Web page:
If you've been reading my blog for a little while now, you'll understand that I love Boundless. So the following jumble of thoughts is in no way a bagging out of a ministry I respect just about as hugely as is possible. I may respect John Piper a little more than the folks at Boundless. Yes, yes. I believe I do. But Boundless is definitely tops.
However: I am a little disappointed by Thomas Jeffries' recent blog post, Delivery Not Included.
He addresses an issue he calls a variation of the "Yeah, but..." syndrome, a concept that puts the blame for the high percentage of single young Christians fair and square on the singles themselves. Jeffries speaks of God's sovereignty,
Yes, it's true that God is in control of your destiny. Yes, it's true that God can cause that special someone to happen across your path. Yes, it's even true that God can have Mr. Right parachute into the remote jungle village in Borneo where you've been serving as the only English-speaking missionary for the last 10 years. Yes, it's true that God can do anything He wants.
But then says:
That said, how likely is it that He will make sure every Christian who wants to get married will experience an unscripted meeting with just the right spousal candidate at just the right time?
He follows with an analogy from his own life:
I'm reminded of my (slightly) younger days, back when I dreamed of success as a rock musician. The bands I played in were for the most part filled with talented musicians, singers and songwriters, but we never experienced the success that leads to lucrative record contracts or nationwide tours. At least one reason for this is obvious: We didn't make ourselves available to the right people. Sure, we played at a few local clubs and recorded a decent-sounding demo, but we never performed our songs for well-connected promoters or music industry executives.
Mr. Jeffries goes on to say that many single Christians are approaching their search for a mate in the same way by not putting themselves in the right places for romantic success:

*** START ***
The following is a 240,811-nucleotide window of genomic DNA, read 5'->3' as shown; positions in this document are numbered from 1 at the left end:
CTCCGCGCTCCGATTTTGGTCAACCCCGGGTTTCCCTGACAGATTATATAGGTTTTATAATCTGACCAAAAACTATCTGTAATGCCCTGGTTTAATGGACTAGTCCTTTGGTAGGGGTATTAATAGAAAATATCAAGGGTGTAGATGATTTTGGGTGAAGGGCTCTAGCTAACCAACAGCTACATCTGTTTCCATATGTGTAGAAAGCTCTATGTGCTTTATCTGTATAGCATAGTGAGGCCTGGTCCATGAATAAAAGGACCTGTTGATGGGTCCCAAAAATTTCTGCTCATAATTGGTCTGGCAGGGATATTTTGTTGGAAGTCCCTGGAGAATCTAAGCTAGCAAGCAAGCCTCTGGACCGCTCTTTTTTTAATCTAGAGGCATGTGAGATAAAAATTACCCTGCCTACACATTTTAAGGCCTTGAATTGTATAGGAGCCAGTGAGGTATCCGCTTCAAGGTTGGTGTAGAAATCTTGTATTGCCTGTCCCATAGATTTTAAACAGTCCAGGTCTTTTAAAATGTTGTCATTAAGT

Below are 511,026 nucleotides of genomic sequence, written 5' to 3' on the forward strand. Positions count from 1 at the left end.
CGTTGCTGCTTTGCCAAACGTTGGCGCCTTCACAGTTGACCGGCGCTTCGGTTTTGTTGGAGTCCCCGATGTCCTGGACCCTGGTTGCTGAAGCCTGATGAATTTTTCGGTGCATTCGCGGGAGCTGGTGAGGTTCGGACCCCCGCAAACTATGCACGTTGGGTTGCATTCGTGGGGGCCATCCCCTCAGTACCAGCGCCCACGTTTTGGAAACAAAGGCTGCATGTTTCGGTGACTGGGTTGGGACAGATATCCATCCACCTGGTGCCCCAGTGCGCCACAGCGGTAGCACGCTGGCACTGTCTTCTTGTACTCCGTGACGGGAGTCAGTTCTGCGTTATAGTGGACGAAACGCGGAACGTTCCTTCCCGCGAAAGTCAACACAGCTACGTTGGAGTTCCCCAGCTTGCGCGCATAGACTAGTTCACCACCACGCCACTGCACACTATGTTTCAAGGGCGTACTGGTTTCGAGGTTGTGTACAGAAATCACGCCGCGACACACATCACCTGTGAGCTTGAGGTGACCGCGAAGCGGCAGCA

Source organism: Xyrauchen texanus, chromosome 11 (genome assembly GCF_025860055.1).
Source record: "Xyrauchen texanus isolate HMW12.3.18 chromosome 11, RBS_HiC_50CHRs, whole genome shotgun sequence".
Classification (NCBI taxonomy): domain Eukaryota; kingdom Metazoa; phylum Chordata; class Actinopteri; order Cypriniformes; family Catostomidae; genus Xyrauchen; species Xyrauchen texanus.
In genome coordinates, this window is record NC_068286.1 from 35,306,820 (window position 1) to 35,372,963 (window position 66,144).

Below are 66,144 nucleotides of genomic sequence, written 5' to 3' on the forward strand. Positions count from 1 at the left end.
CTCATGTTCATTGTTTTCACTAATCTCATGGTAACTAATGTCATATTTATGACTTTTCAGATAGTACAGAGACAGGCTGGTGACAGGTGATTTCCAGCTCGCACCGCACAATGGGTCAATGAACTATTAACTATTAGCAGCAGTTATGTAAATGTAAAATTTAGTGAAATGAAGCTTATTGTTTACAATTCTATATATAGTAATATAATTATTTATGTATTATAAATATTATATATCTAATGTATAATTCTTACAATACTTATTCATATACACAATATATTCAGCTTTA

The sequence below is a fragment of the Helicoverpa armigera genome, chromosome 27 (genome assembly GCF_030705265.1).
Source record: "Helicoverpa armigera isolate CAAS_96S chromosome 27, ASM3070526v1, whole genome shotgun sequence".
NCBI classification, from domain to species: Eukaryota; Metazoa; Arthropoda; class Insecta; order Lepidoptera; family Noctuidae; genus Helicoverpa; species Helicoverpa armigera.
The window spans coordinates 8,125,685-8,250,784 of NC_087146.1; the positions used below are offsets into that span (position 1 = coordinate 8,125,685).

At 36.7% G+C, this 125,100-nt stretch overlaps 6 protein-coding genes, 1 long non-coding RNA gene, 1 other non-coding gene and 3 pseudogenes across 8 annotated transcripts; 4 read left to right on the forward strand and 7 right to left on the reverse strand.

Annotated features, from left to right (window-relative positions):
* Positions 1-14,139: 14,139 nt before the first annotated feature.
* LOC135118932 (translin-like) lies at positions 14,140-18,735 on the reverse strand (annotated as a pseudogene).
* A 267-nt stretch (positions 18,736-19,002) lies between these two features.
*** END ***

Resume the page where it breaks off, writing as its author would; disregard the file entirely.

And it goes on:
You may have lots to offer as a spouse, but if the only times you leave your home involve work and the grocery store, then your odds of meeting a potential mate are greatly reduced. If you've never been willing to be "set up" by friends and family, then perhaps it's time to make yourself available. If you live in a rural community where the only single man at church is a World War II veteran, then you might want to reassess whether it's the right place to be if marriage is important to you.
My biggest concern with this post is the underlying attitude it seems to imply. I believe Thomas Jeffries to be a godly and faithful servant of Christ. However, read on its own, his post seems to suggest that finding a marriage partner is the one single goal of life. The implication is, that if you spend too much time in your own company, you'd better get out more to increase your chances of finding a spouse. If you live in a small community populated mainly by elderly folk, maybe you should move.
This has it all backward.
We should get out more not because we want a husband but because Jesus told us to shine like stars in the midst of a crooked and perverse generation (Phil. 2:15). We move to a community (or church) not because of the vast numbers of eligibles there but because this is where God has called us to show love and service.
The New Testament has little to say, specifically, about finding a mate. It has a lot to say about pursuing love from a pure heart and loving people as Jesus did. This has less to do with creating a blissful romance with a special someone and more to do with laying down our lives for the people we are surrounded by now.
Moving from church to church, social group to social group, and town to town in pursuit of a mate seems to me to be desperate at best and self-serving at worst. Ultimately, a marriage is for here and now only, just a portion of our three score years and ten or maybe more. Relationships founded on the love of Jesus endure for eternity.
And it's not a proven fact, but I tend to think that anyone who is pouring their life out in selflessness is bound to "get noticed" by a person of awesomeness somewhere along the way.
Beth -- oh do, do enter!
Meaghan -- well said!! We could never cram all our many conversations onto the page! Oh, and I'll bring the Twitter updates back, just for you :).
Staish -- :D
Sarah -- commenting on blogs most certainly counts!